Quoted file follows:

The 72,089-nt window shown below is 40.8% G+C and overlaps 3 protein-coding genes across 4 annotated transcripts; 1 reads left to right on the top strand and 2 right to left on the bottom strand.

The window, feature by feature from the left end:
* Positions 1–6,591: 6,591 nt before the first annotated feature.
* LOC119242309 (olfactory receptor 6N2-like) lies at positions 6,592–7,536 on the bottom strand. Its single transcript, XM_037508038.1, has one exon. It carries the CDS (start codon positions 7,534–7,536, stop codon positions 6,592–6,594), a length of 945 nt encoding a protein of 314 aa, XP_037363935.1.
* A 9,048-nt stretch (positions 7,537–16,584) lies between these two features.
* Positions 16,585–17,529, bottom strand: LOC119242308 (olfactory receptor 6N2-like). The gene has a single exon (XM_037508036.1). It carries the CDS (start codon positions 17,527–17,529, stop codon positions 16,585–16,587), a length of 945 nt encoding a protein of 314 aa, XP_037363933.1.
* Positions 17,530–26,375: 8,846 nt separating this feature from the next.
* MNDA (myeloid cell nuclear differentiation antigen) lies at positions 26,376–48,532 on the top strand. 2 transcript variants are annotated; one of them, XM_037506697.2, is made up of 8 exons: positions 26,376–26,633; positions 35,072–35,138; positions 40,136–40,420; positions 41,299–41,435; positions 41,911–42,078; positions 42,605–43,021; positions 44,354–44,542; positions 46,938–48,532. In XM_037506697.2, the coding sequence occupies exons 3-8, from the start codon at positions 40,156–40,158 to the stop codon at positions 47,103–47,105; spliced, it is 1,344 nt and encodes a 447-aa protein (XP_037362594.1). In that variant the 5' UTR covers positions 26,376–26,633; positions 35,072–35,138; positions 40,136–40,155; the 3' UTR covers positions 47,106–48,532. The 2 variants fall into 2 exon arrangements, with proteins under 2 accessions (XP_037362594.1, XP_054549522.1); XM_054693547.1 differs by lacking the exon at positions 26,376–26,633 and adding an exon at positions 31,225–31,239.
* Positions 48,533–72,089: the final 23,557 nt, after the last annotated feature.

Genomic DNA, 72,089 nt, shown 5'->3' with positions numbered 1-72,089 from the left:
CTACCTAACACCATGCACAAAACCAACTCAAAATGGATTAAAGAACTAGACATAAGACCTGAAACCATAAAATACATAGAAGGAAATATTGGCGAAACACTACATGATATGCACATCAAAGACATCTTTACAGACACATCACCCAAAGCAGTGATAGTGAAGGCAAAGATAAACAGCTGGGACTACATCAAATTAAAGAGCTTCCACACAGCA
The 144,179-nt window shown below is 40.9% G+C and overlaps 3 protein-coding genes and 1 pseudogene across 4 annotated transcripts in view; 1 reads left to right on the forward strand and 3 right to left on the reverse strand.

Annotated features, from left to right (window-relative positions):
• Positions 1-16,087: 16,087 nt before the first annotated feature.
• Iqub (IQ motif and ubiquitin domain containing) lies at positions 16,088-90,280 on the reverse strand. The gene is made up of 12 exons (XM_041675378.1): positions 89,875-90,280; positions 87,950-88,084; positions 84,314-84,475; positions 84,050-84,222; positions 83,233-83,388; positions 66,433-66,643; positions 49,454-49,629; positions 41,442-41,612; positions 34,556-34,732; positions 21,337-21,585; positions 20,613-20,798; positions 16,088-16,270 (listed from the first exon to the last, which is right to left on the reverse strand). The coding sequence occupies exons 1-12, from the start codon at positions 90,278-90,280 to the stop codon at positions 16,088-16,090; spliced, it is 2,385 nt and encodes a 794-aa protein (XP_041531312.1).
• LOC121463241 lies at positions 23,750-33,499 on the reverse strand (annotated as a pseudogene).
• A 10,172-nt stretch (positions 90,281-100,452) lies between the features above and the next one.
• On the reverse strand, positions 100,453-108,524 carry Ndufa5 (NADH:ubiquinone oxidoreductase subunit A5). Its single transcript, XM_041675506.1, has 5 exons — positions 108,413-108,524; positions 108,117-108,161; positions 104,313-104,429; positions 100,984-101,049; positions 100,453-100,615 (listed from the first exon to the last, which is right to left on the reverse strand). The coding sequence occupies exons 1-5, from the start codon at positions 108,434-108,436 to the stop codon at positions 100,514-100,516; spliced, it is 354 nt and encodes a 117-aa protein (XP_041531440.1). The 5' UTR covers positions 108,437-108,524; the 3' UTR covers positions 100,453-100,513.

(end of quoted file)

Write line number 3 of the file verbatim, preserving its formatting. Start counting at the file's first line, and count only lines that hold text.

* Positions 1–6,591: 6,591 nt before the first annotated feature.